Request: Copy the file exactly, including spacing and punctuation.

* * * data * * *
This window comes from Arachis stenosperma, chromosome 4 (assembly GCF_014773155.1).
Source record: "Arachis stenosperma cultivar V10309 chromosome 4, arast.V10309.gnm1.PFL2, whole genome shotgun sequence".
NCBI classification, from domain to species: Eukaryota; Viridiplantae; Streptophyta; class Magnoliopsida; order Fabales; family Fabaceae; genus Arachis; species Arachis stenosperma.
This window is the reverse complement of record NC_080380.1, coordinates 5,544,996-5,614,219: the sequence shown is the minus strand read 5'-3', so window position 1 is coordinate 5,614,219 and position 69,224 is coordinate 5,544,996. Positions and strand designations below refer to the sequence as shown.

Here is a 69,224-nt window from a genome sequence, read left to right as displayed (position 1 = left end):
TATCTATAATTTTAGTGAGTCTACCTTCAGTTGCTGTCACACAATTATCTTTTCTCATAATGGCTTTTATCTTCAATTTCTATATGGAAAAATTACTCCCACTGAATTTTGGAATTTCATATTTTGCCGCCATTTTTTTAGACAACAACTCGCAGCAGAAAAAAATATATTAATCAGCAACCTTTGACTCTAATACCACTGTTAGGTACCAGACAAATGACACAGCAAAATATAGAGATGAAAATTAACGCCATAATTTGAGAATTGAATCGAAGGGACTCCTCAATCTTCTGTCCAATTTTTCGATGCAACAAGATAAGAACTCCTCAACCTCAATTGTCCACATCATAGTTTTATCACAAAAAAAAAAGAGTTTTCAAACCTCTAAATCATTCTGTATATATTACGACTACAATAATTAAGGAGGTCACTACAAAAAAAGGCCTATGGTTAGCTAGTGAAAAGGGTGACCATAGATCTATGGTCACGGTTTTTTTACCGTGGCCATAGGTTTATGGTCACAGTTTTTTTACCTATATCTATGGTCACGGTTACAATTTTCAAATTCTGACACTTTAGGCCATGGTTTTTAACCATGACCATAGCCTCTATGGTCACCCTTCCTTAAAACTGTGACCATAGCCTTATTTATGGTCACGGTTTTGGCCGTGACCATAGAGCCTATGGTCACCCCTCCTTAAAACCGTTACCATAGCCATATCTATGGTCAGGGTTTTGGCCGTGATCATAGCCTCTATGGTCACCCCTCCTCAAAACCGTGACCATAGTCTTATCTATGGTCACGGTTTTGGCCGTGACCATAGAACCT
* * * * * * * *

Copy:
This window comes from Arachis stenosperma, chromosome 4 (assembly GCF_014773155.1).
Source record: "Arachis stenosperma cultivar V10309 chromosome 4, arast.V10309.gnm1.PFL2, whole genome shotgun sequence".
NCBI classification, from domain to species: Eukaryota; Viridiplantae; Streptophyta; class Magnoliopsida; order Fabales; family Fabaceae; genus Arachis; species Arachis stenosperma.
This window is the reverse complement of record NC_080380.1, coordinates 5,544,996-5,614,219: the sequence shown is the minus strand read 5'-3', so window position 1 is coordinate 5,614,219 and position 69,224 is coordinate 5,544,996. Positions and strand designations below refer to the sequence as shown.

Here is a 69,224-nt window from a genome sequence, read left to right as displayed (position 1 = left end):
TATCTATAATTTTAGTGAGTCTACCTTCAGTTGCTGTCACACAATTATCTTTTCTCATAATGGCTTTTATCTTCAATTTCTATATGGAAAAATTACTCCCACTGAATTTTGGAATTTCATATTTTGCCGCCATTTTTTTAGACAACAACTCGCAGCAGAAAAAAATATATTAATCAGCAACCTTTGACTCTAATACCACTGTTAGGTACCAGACAAATGACACAGCAAAATATAGAGATGAAAATTAACGCCATAATTTGAGAATTGAATCGAAGGGACTCCTCAATCTTCTGTCCAATTTTTCGATGCAACAAGATAAGAACTCCTCAACCTCAATTGTCCACATCATAGTTTTATCACAAAAAAAAAAGAGTTTTCAAACCTCTAAATCATTCTGTATATATTACGACTACAATAATTAAGGAGGTCACTACAAAAAAAGGCCTATGGTTAGCTAGTGAAAAGGGTGACCATAGATCTATGGTCACGGTTTTTTTACCGTGGCCATAGGTTTATGGTCACAGTTTTTTTACCTATATCTATGGTCACGGTTACAATTTTCAAATTCTGACACTTTAGGCCATGGTTTTTAACCATGACCATAGCCTCTATGGTCACCCTTCCTTAAAACTGTGACCATAGCCTTATTTATGGTCACGGTTTTGGCCGTGACCATAGAGCCTATGGTCACCCCTCCTTAAAACCGTTACCATAGCCATATCTATGGTCAGGGTTTTGGCCGTGATCATAGCCTCTATGGTCACCCCTCCTCAAAACCGTGACCATAGTCTTATCTATGGTCACGGTTTTGGCCGTGACCATAGAACCT